The Restrap Race Musette is a great backup way to carry a small amount of planned or unexpected stuff when out on your bike. With a few nifty features that mark it out from 'just a bag', it won't change your life but it could make your next day out more practical.
Musettes have been a part of cycle racing since at least the 1950s, and despite various attempts at evolution or substitution, even today the vast majority of pro cycling teams load up the humble cotton bag with food and drink, then send staff out to feed zones to hand them off to passing riders. That they work so well amongst a dense peloton moving at 50kph, enabling racers to get food and drink into their faces without crashing in a pile of limbs and splintered carbon, is testament to how well they fit into the sport's ever-shifting physical dynamic. That they have remained unchanged for nearly a century speaks to the maxim 'if it ain't broke, don't try to fix it'.
Of course a cotton bag is a cotton bag. What Restrap has done is added its own twists on the iconic design, taking away nothing except the cheap-as-chips price while adding actually useful functionality.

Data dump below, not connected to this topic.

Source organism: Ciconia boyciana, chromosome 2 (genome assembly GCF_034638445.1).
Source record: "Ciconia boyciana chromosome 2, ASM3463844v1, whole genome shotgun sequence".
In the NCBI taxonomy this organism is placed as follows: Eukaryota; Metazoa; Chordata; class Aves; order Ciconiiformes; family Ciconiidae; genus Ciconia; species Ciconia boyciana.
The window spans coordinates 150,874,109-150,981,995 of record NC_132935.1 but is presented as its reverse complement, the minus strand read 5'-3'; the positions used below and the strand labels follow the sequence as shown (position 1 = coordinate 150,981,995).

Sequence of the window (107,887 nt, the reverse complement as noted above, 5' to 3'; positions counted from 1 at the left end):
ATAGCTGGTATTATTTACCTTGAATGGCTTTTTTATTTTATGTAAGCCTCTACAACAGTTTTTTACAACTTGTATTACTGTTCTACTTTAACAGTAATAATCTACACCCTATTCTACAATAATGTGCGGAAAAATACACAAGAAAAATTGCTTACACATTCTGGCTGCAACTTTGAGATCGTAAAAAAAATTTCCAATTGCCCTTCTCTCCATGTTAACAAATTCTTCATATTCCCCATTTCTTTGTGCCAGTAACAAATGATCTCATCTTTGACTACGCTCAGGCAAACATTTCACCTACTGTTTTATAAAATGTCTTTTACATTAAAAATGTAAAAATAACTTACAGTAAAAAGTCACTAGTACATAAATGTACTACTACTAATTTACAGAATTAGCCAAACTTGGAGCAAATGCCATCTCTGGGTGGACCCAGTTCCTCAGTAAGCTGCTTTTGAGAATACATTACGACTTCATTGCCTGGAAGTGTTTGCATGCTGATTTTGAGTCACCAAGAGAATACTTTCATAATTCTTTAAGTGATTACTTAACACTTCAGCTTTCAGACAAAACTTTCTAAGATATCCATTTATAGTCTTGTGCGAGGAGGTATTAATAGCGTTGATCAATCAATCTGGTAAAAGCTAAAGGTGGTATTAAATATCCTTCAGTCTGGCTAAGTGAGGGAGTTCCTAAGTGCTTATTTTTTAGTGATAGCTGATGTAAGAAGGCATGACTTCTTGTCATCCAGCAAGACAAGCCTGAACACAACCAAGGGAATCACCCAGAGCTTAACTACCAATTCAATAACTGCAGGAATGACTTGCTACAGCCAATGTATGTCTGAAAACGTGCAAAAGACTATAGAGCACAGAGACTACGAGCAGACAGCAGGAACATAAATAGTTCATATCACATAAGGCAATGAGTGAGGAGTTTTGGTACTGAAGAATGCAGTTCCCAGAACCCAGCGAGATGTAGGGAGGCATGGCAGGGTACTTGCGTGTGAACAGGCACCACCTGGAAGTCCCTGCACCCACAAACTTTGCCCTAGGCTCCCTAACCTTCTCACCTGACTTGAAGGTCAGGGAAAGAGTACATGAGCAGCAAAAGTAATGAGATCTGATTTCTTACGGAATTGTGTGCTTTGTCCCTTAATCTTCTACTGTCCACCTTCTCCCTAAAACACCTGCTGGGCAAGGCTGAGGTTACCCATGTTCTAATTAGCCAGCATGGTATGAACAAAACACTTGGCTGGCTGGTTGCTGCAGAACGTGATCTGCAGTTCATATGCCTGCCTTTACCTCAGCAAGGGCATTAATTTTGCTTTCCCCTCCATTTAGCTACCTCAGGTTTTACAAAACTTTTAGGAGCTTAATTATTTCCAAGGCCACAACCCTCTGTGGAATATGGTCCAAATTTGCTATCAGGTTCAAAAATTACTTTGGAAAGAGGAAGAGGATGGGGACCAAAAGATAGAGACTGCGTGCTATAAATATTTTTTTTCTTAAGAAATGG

First and foremost, the strap. It's made from marine-grade Hypalon rubber – it will never fray, it's very strong and, being rubber, it doesn't slip easily when worn over clothing. This is important in a musette, as when you're bent forward on a bike with a decent load in the bag, you don't want it sliding forwards around your knees.
The Hypalon rubber is so grippy you actually have to run your fingers under it to reposition the bag if needed. The strap is also adjustable for length using one of Restrap's solid, small snap buckles. Both ends of the strap are sewn into the bag at a 45-degree angle so it sits perfectly. This length-adjustability means the strap can be extended fully and the bag positioned centrally on the back, coming up under both arms and around the neck – thereby centring it and absolutely guaranteeing no movement if you need to ride someplace with a fair old bit of body language.